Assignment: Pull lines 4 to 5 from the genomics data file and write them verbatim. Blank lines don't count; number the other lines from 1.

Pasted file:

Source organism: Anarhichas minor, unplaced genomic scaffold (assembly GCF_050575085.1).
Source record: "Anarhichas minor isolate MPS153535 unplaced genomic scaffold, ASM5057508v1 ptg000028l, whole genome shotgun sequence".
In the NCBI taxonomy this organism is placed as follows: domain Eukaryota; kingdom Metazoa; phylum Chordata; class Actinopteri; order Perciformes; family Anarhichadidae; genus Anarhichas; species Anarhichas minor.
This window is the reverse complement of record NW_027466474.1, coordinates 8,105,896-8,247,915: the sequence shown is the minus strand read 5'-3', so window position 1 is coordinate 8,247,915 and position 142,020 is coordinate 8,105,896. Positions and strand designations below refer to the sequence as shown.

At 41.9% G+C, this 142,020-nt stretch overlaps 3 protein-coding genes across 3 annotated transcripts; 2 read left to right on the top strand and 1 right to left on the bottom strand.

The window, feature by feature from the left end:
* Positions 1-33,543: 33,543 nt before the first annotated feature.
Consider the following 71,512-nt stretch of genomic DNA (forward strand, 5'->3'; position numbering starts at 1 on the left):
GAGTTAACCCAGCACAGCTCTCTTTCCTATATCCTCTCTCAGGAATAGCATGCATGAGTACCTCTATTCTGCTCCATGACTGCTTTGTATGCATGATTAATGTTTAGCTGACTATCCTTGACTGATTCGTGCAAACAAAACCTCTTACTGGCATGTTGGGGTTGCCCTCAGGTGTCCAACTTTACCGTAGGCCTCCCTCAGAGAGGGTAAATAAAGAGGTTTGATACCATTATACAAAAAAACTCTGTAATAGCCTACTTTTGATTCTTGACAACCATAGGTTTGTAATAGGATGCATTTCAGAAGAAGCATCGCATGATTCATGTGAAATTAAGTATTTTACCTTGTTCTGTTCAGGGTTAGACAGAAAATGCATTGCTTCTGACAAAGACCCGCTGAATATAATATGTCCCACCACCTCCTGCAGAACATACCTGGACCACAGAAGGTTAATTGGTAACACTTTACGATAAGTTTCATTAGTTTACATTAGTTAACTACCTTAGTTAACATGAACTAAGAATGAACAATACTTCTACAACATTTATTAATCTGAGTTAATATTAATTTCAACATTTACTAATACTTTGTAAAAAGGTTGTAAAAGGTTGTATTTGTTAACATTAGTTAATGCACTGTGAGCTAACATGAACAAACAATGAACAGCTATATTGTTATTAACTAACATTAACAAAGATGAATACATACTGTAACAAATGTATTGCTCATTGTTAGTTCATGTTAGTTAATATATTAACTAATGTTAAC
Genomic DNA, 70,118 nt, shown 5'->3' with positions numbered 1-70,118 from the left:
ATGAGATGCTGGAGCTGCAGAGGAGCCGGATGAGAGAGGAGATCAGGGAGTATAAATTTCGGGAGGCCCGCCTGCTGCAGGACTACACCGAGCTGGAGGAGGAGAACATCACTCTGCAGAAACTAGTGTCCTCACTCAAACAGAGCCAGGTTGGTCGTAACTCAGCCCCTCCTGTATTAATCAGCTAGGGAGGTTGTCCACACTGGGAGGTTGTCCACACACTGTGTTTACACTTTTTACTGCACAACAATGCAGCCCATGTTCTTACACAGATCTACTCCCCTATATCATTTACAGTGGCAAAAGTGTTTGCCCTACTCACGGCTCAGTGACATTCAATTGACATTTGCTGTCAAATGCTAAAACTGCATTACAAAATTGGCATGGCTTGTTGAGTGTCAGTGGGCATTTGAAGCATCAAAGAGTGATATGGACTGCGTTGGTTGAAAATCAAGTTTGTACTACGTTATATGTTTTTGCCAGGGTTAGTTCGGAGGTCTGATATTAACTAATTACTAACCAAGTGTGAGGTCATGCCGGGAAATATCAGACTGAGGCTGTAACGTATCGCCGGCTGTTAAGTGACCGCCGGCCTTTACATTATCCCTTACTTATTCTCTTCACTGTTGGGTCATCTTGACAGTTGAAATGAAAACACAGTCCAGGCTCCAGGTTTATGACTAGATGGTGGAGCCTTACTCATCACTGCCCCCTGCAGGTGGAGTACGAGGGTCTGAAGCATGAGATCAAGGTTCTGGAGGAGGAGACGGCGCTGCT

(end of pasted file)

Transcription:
This window is the reverse complement of record NW_027466474.1, coordinates 8,105,896-8,247,915: the sequence shown is the minus strand read 5'-3', so window position 1 is coordinate 8,247,915 and position 142,020 is coordinate 8,105,896. Positions and strand designations below refer to the sequence as shown.

At 41.9% G+C, this 142,020-nt stretch overlaps 3 protein-coding genes across 3 annotated transcripts; 2 read left to right on the top strand and 1 right to left on the bottom strand.